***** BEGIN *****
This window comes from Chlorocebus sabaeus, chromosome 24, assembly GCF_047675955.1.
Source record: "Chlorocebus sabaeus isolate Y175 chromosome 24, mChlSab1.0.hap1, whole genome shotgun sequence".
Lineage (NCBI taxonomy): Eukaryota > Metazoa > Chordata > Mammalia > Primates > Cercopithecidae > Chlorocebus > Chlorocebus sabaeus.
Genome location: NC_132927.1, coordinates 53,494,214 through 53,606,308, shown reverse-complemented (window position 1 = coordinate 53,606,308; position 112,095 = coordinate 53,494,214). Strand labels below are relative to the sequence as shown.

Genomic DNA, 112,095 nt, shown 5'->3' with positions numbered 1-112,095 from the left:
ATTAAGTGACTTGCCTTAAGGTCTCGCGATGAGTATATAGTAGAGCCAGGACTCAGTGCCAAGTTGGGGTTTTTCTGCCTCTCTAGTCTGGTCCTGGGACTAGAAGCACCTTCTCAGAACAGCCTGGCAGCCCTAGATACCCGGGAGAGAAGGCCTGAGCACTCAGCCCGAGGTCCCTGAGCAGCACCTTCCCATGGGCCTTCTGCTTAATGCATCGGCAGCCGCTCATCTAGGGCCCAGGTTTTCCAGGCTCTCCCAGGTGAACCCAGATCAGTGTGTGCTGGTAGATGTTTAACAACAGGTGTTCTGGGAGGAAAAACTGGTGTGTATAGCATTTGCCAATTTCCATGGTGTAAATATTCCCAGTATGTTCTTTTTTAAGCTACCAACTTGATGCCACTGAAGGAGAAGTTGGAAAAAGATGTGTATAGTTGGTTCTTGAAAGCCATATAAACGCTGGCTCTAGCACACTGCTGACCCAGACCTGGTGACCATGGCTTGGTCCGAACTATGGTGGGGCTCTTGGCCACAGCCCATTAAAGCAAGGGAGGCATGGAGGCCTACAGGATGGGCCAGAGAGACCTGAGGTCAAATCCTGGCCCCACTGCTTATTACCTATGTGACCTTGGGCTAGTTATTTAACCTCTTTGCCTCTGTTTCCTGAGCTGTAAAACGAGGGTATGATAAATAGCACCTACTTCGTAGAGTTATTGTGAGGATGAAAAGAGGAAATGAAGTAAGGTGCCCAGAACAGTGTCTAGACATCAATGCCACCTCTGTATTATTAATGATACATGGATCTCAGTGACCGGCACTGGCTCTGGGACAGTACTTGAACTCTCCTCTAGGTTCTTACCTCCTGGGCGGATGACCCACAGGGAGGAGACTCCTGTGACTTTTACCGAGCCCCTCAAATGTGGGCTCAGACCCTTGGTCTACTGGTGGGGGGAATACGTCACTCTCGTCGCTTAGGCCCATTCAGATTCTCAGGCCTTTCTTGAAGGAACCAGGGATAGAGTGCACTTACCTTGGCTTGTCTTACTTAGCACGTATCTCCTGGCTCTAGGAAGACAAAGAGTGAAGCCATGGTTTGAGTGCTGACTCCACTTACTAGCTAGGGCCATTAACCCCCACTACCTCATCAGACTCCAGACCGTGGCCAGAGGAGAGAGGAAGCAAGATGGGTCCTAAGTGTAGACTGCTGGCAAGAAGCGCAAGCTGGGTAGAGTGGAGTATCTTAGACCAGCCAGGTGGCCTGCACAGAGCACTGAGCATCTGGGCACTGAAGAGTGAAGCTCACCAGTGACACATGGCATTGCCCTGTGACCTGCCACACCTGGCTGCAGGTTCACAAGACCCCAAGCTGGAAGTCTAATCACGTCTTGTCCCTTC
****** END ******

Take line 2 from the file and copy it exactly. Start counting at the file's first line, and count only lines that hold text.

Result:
Source record: "Chlorocebus sabaeus isolate Y175 chromosome 24, mChlSab1.0.hap1, whole genome shotgun sequence".